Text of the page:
Sumit Singhal loves modern architecture. He comes from a family of builders who have built more than 20 projects in the last ten years near Delhi in India. He has recently started writing about the architectural projects that catch his imagination.
Kirkmichael Primary School in South Ayrshire, United Kingdom by Holmes Miller
November 29th, 2014 by Sumit Singhal
Article source: Holmes Miller
At this year’s Glasgow Institute of Architects [GIA] Design Award ceremony, held in Glasgow’s Oran Mor on Friday 14th November, Holmes Miller secured the 2014 GIA Education Design Award for Kirkmichael Primary School.
The outstanding new Primary School promotes a locally distinctive and contemporary design solution which is based upon an understanding of South Ayrshire’s rural character – its landscape, settlements and the way in which they interact. Holmes Miller’s sensitive design approach was to design a bespoke new building which would skilfully reconcile the requirements of a thoroughly modern school, while providing facility for the wider community in an architectural language appropriate to its setting.
The resultant sympathetic built form positively contributes to the extant ‘urban’ grain of the village, establishing a clear civic presence for the school building as a visual focal point for the neighbourhood. The building form represents an interpretation of disaggregated farm-steadings which have been linked and clustered together in a nucleated form that defines and controls movement through and around the new school building. The design utilises steep symmetrically pitched roof shapes together with a simple long narrow plan form, typical of most rural locations, and flat, minimally articulated facades with a greater mass of wall to window to considerately integrate the school into its rural setting and landscape. External finishes of render, timber, stone and slate create a modern contemporary style and provide a robust and low maintenance finish replicating the traditional vernacular style.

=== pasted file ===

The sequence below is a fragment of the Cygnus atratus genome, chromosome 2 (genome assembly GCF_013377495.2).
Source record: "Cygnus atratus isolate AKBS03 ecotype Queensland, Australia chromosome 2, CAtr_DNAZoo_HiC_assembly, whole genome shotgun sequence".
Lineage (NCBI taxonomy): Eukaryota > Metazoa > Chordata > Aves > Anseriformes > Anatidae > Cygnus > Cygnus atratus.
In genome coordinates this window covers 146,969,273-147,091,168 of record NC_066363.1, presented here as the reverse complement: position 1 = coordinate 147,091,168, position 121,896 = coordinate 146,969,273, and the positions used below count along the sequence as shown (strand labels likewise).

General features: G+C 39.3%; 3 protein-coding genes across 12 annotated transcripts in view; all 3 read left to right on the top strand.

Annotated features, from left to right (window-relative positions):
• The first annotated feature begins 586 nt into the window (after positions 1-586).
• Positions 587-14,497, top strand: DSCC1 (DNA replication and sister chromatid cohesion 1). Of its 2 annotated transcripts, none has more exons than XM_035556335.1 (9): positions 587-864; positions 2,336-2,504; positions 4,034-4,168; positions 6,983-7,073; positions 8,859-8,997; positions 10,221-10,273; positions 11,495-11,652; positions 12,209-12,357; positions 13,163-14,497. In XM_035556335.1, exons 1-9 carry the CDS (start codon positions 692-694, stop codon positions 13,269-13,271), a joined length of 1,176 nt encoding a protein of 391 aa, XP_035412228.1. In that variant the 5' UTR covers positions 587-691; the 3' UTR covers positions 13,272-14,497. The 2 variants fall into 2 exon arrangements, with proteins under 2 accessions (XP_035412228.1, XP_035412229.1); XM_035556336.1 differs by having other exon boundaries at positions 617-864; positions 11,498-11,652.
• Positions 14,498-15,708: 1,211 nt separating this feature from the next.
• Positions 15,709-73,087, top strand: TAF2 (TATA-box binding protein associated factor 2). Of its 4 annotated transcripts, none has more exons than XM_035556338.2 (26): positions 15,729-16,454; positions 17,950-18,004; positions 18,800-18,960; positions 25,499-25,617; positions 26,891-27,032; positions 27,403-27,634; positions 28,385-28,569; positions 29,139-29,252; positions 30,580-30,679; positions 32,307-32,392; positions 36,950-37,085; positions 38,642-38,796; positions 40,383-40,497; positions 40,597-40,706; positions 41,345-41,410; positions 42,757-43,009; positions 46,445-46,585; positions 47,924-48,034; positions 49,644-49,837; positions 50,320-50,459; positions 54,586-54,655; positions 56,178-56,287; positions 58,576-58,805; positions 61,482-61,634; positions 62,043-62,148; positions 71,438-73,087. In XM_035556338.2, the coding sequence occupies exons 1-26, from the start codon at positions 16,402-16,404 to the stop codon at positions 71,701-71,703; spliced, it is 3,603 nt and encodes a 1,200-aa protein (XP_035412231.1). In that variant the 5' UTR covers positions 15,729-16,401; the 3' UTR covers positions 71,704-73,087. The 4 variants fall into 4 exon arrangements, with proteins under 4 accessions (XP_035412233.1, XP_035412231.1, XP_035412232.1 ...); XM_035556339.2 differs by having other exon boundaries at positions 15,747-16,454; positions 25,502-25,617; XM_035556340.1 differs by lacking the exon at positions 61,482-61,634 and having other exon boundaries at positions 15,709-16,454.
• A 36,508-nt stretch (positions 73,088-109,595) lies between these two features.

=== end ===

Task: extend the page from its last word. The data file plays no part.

Careful nestling of buildings into the existing morphology lowers the scale of the facility to an appropriate height for the rural setting. Internally, open and bright teaching and break out areas benefit from stimulating building volumes with a permeable edge to all spaces ensuring an interactive and inclusive environment.
Designed to sensitively balance security whilst ensuring a welcoming, functional and sophisticated environment, the variety of spatial experiences encourage and stimulate social and educational interaction. Separate access points facilitate the school teaching areas being secured and locked down when the hall is used out of school hours by the community and/or if the community are using the hall during the school day to ensure pupil safety is never compromised. The elegant design of the entrance sequence enables the shared use of the school and community facility with direct and separate access, providing diverse opportunities to the community at large, promoting social inclusion and providing a point of focus for the neighbourhood.
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